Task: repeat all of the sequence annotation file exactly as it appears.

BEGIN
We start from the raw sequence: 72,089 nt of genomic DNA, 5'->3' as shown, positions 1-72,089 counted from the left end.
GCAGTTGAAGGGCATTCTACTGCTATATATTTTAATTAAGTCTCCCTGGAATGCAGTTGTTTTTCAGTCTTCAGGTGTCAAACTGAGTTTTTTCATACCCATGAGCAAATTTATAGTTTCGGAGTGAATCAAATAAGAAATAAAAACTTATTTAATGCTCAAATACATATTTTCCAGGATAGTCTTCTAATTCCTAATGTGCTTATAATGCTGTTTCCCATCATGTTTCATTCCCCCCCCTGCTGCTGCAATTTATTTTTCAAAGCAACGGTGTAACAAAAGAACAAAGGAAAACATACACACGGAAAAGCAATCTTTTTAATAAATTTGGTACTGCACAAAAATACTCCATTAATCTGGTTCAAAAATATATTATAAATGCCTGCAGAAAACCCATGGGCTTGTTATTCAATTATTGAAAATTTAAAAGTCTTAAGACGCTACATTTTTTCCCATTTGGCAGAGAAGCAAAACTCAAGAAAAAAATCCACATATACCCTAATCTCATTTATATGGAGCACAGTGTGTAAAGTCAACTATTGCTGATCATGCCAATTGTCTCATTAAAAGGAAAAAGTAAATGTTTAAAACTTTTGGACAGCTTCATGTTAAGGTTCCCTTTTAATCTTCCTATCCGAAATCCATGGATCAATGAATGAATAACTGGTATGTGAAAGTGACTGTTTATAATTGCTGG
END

We start from the raw sequence: 72,089 nt of genomic DNA, 5'->3' as shown, positions 1-72,089 counted from the left end.
GCAGTTGAAGGGCATTCTACTGCTATATATTTTAATTAAGTCTCCCTGGAATGCAGTTGTTTTTCAGTCTTCAGGTGTCAAACTGAGTTTTTTCATACCCATGAGCAAATTTATAGTTTCGGAGTGAATCAAATAAGAAATAAAAACTTATTTAATGCTCAAATACATATTTTCCAGGATAGTCTTCTAATTCCTAATGTGCTTATAATGCTGTTTCCCATCATGTTTCATTCCCCCCCCTGCTGCTGCAATTTATTTTTCAAAGCAACGGTGTAACAAAAGAACAAAGGAAAACATACACACGGAAAAGCAATCTTTTTAATAAATTTGGTACTGCACAAAAATACTCCATTAATCTGGTTCAAAAATATATTATAAATGCCTGCAGAAAACCCATGGGCTTGTTATTCAATTATTGAAAATTTAAAAGTCTTAAGACGCTACATTTTTTCCCATTTGGCAGAGAAGCAAAACTCAAGAAAAAAATCCACATATACCCTAATCTCATTTATATGGAGCACAGTGTGTAAAGTCAACTATTGCTGATCATGCCAATTGTCTCATTAAAAGGAAAAAGTAAATGTTTAAAACTTTTGGACAGCTTCATGTTAAGGTTCCCTTTTAATCTTCCTATCCGAAATCCATGGATCAATGAATGAATAACTGGTATGTGAAAGTGACTGTTTATAATTGCTGG